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Unitarians / Universalists  
 
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Unitarian Universalism is a Protestant denomination that supports freedom of religious thought, rejects dogma in favor of reason, and incorporates humanistic values in its teachings. The modern day Unitarian Universalist church in the United States came about with the merging of the two former denominations in 1961 to become the Unitarian Universalist Association. Historically, both denominations took progressive positions on the role of women and supported abolition of slavery and other social reforms. The combined denomination has been outspoken in support of human rights--including, since 1970, those of sexual minorities.

Universalism

Universalism arose in eighteenth-century England and America as a reaction to Calvinist doctrine that held that only a chosen few (the "elect") would be saved. Universalist ministers such as George de Benneville, who immigrated to American from Europe in 1741, and John Murray, who arrived from England in 1770, preached that salvation was attainable by all.

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Universalism began as a movement within other Protestant denominations, notably Congregational and Baptist. It appealed to liberal thinkers such as Benjamin Rush, one of the signers of the Declaration of Independence. In 1779 Murray and his followers established what was probably the first independent Universalist church in Gloucester, Massachusetts, which included a freed slave among its charter members.

Unitarianism

Unitarianism's theological roots can be traced back to the Protestant Reformation in Europe, when religious leaders who dissented from the doctrine of the Trinity faced persecution. This doctrine, which asserts that God exists as three aspects--Father, Son, and Holy Ghost--was proclaimed as the only acceptable interpretation of God's nature in the fourth century C. E.

Some dissidents, such as Michael Servetus, found no basis for the Trinitarian view in scripture and affirmed instead the unity of God. Servetus was burned at the stake in 1553. However, congregations professing such "Unitarian" ideas began to be established in Transylvania. Poland provided a brief period of religious toleration in the latter half of the sixteenth century and anti-trinitarian ideas found expression there, particularly through the teachings of Faustus Socinus.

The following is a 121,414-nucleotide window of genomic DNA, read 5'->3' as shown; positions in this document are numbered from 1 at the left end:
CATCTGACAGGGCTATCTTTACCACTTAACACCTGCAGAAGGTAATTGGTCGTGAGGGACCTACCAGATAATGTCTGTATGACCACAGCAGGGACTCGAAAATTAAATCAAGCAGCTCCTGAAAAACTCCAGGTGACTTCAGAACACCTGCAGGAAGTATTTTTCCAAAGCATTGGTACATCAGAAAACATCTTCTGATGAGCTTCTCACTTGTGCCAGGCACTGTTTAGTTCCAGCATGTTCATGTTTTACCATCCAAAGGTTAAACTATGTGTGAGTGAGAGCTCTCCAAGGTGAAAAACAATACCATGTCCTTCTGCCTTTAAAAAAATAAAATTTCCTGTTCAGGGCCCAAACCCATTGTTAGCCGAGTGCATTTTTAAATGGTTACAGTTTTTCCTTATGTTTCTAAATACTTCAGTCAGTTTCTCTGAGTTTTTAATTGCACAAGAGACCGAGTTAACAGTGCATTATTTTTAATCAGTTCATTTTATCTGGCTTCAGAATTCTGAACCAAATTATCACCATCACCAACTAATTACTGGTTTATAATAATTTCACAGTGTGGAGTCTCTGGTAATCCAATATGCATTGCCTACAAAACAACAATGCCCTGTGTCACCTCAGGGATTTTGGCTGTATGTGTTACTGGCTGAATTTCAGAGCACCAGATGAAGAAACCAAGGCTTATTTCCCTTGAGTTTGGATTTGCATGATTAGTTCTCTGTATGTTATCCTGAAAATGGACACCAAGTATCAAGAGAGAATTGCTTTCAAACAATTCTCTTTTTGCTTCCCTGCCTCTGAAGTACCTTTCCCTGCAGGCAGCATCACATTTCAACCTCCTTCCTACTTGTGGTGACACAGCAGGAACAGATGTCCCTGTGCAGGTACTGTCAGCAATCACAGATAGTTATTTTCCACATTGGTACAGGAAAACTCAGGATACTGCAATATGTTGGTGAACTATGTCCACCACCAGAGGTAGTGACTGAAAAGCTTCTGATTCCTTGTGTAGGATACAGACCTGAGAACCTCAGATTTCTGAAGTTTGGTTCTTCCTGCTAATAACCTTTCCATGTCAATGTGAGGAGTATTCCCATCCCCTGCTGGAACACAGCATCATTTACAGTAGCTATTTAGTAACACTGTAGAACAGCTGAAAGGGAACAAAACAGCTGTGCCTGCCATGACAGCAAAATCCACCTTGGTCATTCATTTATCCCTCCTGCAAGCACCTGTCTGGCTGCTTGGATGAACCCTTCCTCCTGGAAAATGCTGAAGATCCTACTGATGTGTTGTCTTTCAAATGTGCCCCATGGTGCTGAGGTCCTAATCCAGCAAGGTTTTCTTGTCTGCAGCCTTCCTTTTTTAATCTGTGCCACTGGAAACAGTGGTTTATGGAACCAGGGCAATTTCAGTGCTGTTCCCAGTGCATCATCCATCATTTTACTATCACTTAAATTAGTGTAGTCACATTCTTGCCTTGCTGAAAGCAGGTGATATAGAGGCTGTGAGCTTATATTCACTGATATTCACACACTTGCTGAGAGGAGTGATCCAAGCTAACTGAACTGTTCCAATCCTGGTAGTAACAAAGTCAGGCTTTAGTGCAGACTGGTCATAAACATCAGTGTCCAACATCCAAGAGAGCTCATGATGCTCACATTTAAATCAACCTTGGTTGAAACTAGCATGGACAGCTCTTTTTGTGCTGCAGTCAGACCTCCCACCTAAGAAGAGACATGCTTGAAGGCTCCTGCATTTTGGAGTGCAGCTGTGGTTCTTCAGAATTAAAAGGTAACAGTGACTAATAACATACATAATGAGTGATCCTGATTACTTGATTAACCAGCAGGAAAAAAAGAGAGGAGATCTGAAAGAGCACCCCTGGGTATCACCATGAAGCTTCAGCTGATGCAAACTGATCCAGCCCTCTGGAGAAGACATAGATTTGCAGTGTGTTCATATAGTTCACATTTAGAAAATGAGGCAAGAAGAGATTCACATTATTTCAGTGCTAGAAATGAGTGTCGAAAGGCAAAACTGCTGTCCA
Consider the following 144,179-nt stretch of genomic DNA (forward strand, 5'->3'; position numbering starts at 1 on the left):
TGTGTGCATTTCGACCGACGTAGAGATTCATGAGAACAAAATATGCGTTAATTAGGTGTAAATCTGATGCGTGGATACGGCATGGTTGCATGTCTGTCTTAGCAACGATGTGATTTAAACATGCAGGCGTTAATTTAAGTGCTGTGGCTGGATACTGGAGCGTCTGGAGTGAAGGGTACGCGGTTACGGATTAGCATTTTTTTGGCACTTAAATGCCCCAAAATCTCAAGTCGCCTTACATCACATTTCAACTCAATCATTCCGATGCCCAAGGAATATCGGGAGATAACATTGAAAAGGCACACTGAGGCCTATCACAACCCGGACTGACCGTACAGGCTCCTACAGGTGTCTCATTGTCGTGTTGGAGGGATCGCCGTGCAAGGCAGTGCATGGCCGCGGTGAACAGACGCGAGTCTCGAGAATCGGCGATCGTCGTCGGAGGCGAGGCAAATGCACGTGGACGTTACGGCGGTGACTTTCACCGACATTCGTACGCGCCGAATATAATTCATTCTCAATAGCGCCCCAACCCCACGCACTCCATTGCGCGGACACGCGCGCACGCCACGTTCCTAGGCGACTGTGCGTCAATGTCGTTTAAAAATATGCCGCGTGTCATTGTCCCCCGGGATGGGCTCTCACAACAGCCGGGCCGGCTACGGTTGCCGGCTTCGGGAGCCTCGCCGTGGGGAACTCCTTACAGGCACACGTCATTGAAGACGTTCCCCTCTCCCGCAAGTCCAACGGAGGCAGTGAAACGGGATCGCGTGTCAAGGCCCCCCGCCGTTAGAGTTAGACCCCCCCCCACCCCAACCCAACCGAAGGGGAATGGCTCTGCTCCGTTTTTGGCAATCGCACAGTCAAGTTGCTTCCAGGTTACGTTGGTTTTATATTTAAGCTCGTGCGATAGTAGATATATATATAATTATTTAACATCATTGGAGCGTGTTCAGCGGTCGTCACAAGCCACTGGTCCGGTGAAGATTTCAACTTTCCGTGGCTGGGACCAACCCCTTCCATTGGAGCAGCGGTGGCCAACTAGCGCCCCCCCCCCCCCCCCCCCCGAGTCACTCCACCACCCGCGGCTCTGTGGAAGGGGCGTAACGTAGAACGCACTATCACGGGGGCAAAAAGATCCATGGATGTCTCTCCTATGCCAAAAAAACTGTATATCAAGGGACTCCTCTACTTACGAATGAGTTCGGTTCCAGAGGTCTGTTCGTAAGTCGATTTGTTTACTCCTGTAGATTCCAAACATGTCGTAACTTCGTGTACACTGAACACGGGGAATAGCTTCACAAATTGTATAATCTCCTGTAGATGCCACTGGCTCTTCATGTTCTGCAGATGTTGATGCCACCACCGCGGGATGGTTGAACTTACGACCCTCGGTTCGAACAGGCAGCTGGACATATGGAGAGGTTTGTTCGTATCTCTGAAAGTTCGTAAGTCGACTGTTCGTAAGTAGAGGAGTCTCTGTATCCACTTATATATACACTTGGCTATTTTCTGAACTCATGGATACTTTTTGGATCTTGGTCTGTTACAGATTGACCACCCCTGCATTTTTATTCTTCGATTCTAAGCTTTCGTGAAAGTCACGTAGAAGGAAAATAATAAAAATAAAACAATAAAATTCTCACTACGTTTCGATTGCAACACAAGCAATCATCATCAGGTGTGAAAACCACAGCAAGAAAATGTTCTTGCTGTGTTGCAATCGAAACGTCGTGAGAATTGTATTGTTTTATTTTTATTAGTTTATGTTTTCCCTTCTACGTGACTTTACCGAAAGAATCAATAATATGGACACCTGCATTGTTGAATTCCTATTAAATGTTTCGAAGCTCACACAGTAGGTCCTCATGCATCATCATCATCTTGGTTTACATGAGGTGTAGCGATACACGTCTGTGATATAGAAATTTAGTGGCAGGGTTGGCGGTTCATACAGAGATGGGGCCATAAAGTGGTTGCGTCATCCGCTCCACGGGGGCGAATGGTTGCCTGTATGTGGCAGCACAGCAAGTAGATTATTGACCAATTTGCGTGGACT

Socinian ideas became established in England in the seventeenth and eighteenth centuries, though not without opposition. Scientist and minister Joseph Priestly (the discoverer of oxygen) advanced not only Unitarian ideas but also sympathized with the American Revolution, views that made him unpopular in England. He immigrated to the United States in 1794 and lectured at the Universalist Church in Philadelphia. His audience included Thomas Jefferson and other leaders of the new republic. In 1796 Priestly's influence helped lead to the founding of the first church in the United States with "Unitarian" in its name.

Religious Liberalism

Universalist and Unitarian congregations spread throughout the United States and Canada in the nineteenth century. Both denominations stressed reliance on reason rather than on creeds or doctrinaire orthodoxy and welcomed insights from scientific research as well as from non-Christian philosophies. Unitarianism became associated with the Harvard Divinity School, Universalism with Tufts College in Medford, Massachusetts.

In the United States members of both denominations championed the abolitionist cause prior to the Civil War, as well as women's suffrage, birth control, workers' rights, and reforms of prisons and mental health institutions.

In the 1830s, Ralph Waldo Emerson, the son of a Unitarian minister and Unitarian-ordained himself, developed the Transcendentalist movement, which was both an extension of Unitarian ideas and a challenge to them. Olympia Brown, a leader in the women's suffrage movement, was ordained a Universalist minister in 1863, probably the first woman in the United States to be ordained by a mainline denomination.

Other notable Universalists and Unitarians include Susan B. Anthony, Clara Barton, Dorothea Dix, Horace Greeley, Jane Addams, Albert Schweitzer, Adlai Stevenson, and Whitney Young.

In recent years opposition to the wars in Vietnam and Iraq, anti-racism efforts, global economic justice, peace in the Middle East, and the rights of indigenous people have been among the issues addressed by the Unitarian Universalist Association in the United States, the Canadian Unitarian Council, and the General Assembly of Unitarian and Free Christian Churches in Britain.

Sexual Minority Concerns

In the United States, active Unitarian Universalist support of the glbtq community dates from 1970, when the General Assembly passed a resolution to end discrimination against homosexuals and bisexuals within the organization itself, and to promote positive attitudes toward all forms of sexuality. The denomination's acceptance of gay men, lesbians, bisexuals, and people is consistent with its principle of actively affirming the inherent worth and dignity of every person.

The church's Office of Gay Affairs was first funded in 1975, and eventually became the Office of Bisexual, Gay, Lesbian and Transgender Concerns. A related membership organization, Interweave, brings Unitarian Universalist members of all persuasions together in support and advocacy.

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This Unitarian chapel in London first housed a congregation in 1708.
  
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